“I started at the NSRI three years ago, and it was always my dream to be the youngest person to qualify as a coxswain,” Christabel says. “After three years of hard work and training our station commander told me the opportunity was coming up for an assessment course, and I immediately took it. It was very hectic because I was busy with my matric prelim exams over the period the assessment was to take place. The pressure actually ended up helping me a lot. I think I operate better under pressure.”
“We started the assessment by doing pre-launch checks and identifying safe launching sites, followed by going out to sea where they tested our knowledge of launching as well as our skills on the JetRIB, including casualty recoveries in the surfline,” she recalls. “After that we did our recovery operation and then washed our boats. Then we went and wrote our exams where we did some hectic chartwork. It was stressful but it’s also fun. You learn a lot at the assessment itself, as you learn from other people’s mistakes. We only got home late that night.”
For Christabel, being part of the NSRI is a family affair. After she joined the organisation, her entire family jumped onboard – her father recently qualified as a coxswain, her mom is part of the Rescue Crew and her sister and brother are part of the NSRI’s junior crew. So while she’s planning on aupairing overseas next year, her ultimate goal is return to South Africa and to her family, and to continue her journey with Sea Rescue.
“Christabel has a really great feeling for the sea. It is amazing to see how comfortable she is operating in the surf zone – she is a natural. It must also be noted that Christabel has honed her surf skills in some of the biggest surf we get around the country as Oyster Bay can get really tricky at times,” says Harding.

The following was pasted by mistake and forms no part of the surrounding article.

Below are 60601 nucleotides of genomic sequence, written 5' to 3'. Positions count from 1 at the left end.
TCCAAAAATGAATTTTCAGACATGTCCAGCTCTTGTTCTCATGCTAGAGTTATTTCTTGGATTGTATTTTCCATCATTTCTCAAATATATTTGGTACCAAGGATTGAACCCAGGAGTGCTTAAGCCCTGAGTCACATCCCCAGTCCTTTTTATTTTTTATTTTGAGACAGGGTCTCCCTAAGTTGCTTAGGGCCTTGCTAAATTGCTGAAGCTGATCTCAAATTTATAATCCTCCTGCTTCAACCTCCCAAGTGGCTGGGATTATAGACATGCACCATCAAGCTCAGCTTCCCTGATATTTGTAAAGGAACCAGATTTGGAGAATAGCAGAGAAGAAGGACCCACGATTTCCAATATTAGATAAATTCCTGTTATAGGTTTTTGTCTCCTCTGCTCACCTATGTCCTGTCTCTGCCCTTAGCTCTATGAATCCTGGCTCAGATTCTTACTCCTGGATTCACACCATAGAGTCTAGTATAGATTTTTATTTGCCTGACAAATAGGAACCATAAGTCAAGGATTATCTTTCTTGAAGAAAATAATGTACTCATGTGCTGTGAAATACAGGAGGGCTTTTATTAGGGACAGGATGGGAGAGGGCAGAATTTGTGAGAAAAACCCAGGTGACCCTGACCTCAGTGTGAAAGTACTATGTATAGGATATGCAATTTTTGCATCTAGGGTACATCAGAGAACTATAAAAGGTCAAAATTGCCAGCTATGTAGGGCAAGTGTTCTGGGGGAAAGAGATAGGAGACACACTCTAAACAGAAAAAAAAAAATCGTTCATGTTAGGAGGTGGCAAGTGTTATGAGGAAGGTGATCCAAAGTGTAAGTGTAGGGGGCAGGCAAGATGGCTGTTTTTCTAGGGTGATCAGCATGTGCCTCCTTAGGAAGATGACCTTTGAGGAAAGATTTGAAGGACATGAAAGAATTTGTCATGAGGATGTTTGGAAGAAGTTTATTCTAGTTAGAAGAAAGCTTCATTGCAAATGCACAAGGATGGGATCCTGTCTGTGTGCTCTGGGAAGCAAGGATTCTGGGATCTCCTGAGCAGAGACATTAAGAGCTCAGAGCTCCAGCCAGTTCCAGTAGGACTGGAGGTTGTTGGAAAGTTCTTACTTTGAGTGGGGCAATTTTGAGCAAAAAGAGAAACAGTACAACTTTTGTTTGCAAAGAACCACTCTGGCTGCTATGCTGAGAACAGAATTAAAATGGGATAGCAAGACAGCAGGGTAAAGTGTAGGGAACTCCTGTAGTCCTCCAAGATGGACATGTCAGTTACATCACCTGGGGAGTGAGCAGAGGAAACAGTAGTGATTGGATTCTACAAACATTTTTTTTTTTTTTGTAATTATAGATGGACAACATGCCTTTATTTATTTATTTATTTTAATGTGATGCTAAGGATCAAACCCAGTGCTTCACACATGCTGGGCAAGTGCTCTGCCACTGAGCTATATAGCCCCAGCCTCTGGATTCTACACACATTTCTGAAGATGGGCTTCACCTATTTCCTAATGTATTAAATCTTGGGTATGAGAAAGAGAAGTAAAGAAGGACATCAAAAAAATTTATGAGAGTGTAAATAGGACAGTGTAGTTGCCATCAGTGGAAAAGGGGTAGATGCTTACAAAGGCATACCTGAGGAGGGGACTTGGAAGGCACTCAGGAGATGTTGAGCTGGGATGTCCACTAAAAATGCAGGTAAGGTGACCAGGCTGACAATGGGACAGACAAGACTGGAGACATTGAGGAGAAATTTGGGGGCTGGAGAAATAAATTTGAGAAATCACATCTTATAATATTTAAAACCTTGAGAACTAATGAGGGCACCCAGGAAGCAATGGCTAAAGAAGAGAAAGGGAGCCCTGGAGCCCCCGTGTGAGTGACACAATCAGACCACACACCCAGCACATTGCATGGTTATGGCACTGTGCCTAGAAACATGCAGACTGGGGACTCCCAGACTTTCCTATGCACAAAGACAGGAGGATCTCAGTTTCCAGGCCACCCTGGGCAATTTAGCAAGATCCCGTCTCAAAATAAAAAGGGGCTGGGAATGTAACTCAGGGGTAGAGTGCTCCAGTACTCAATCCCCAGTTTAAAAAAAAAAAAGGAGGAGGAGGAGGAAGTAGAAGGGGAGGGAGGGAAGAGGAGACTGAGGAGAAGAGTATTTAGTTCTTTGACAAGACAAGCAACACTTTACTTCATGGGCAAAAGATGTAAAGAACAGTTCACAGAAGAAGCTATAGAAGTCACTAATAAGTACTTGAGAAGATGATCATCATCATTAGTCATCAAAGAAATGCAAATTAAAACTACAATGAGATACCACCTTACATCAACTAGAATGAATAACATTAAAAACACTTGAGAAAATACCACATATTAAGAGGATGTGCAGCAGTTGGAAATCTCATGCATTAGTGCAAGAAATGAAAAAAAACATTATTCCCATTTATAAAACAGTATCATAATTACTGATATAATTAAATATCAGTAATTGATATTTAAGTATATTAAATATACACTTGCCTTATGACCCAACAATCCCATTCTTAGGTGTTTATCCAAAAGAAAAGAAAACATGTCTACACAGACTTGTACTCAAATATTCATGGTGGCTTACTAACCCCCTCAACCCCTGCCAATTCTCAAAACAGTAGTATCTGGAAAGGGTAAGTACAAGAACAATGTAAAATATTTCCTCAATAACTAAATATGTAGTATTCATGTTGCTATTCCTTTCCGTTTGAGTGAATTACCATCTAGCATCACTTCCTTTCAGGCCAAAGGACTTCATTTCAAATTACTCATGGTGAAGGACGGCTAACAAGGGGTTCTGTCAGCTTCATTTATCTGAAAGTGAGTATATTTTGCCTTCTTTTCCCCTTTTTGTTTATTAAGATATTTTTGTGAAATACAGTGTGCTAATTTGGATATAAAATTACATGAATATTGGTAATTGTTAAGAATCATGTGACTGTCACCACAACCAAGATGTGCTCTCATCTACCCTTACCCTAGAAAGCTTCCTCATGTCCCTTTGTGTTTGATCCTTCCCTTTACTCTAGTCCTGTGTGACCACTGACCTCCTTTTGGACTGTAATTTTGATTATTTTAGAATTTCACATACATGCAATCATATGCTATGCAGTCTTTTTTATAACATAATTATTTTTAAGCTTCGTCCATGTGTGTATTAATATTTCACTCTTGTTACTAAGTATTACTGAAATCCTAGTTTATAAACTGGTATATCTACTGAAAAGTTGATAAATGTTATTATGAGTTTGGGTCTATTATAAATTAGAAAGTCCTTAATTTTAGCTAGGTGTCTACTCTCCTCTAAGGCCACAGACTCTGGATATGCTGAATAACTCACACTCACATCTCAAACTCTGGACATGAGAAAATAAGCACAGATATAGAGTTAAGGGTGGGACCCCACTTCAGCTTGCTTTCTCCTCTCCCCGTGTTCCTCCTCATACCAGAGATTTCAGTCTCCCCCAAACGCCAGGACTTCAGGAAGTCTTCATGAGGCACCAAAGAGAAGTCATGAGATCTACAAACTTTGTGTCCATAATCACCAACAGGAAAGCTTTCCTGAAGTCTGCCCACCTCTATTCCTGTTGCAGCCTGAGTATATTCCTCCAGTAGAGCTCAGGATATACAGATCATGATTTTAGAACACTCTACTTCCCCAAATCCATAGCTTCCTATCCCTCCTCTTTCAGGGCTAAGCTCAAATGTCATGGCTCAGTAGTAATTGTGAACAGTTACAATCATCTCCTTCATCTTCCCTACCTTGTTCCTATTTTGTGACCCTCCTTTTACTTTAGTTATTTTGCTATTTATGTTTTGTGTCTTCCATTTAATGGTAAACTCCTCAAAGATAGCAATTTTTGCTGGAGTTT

Christabel’s advice to aspiring coxswains, or those thinking of joining the NSRI, echo Dean’s: In short, just do it!
“Being part of the NSRI has taught me a lot about teamwork and how to work with different people. You don’t know them, but you have to learn to trust them with your life,” she says. “If you really like adventures, this is something you should try out. I had never been on a boat or out at sea before I joined the NSRI. Just get out of your comfort zone and do it!”
Carmen Long, Class 1 coxswain, Station 8 (Hout Bay)
Carmen has been with the NSRI for 10 years, and in 2018 she became the first woman to qualify as a Class 1 coxswain.
“Becoming a Class 1 coxswain hadn’t even crossed my mind. The station commander at the time said to me, ‘Don’t you want to be a Class 1’? I asked him if he thought I could do it, and he said, ‘Of course you can,’” Carmen recalls.
Many people may think that a coxswain needs to have a big personality, however Carmen believes that this is not the case. Being assertive is obviously a crucial skill to have, but being a team player is even more important.
“I don’t believe a coxswain needs to be someone who comes in with guns blazing – that’s nonsense!” Carmen says. “I wouldn’t like to work with a coxswain like that. It doesn’t matter if you are a quiet person. You need to be able to keep your cool when things are crazy. You also need to be a team player. A good coxswain must consult with their team, and then make decisions based on what is in their best interests. You may make mistakes when you’re the boss and if your team points them out, note it and carry on. And you need to have a good sense of humour.”
According to Carmen, the biggest challenges a coxswain faces are not out at sea. It’s one thing to go on operations, as everyone is in working mode. Outside of those situations, every crew member is a person, with a family and work and personal issues. You need to know what’s going on with them so you can support them, she explains.
Carmen’s advice to women who are thinking of becoming a coxswain sounds strangely familiar...
“They have to follow their hearts and keep trying. I know sometimes it might not be easy but there’s always a way. And pick up the phone! We love to train with our flanking stations. Even if I’m in Cape Town and they are at another station, just call me. And don’t put any labels on yourself. I was once asked what the difference is between a male and a female coxswain. There’s no difference, clever people make clever decisions. Just do it!”